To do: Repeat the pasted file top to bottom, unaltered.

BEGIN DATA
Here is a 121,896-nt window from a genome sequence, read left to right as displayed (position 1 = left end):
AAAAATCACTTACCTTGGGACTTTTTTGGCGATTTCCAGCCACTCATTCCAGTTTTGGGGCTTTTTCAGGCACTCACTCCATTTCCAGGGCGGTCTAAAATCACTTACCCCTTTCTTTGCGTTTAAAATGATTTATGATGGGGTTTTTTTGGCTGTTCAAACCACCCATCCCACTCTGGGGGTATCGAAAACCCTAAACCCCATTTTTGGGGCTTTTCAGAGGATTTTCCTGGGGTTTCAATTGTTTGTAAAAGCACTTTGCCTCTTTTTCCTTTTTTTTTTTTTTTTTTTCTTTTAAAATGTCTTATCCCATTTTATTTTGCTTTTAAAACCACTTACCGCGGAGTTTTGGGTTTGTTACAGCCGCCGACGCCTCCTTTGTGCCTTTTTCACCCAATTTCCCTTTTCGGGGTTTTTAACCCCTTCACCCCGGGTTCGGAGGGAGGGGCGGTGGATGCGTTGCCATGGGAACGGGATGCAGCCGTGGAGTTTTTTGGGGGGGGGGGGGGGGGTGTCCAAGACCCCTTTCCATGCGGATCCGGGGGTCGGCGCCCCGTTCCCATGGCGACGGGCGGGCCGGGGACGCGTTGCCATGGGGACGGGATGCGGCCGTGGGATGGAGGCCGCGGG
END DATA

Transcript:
Here is a 121,896-nt window from a genome sequence, read left to right as displayed (position 1 = left end):
AAAAATCACTTACCTTGGGACTTTTTTGGCGATTTCCAGCCACTCATTCCAGTTTTGGGGCTTTTTCAGGCACTCACTCCATTTCCAGGGCGGTCTAAAATCACTTACCCCTTTCTTTGCGTTTAAAATGATTTATGATGGGGTTTTTTTGGCTGTTCAAACCACCCATCCCACTCTGGGGGTATCGAAAACCCTAAACCCCATTTTTGGGGCTTTTCAGAGGATTTTCCTGGGGTTTCAATTGTTTGTAAAAGCACTTTGCCTCTTTTTCCTTTTTTTTTTTTTTTTTTTCTTTTAAAATGTCTTATCCCATTTTATTTTGCTTTTAAAACCACTTACCGCGGAGTTTTGGGTTTGTTACAGCCGCCGACGCCTCCTTTGTGCCTTTTTCACCCAATTTCCCTTTTCGGGGTTTTTAACCCCTTCACCCCGGGTTCGGAGGGAGGGGCGGTGGATGCGTTGCCATGGGAACGGGATGCAGCCGTGGAGTTTTTTGGGGGGGGGGGGGGGGGTGTCCAAGACCCCTTTCCATGCGGATCCGGGGGTCGGCGCCCCGTTCCCATGGCGACGGGCGGGCCGGGGACGCGTTGCCATGGGGACGGGATGCGGCCGTGGGATGGAGGCCGCGGG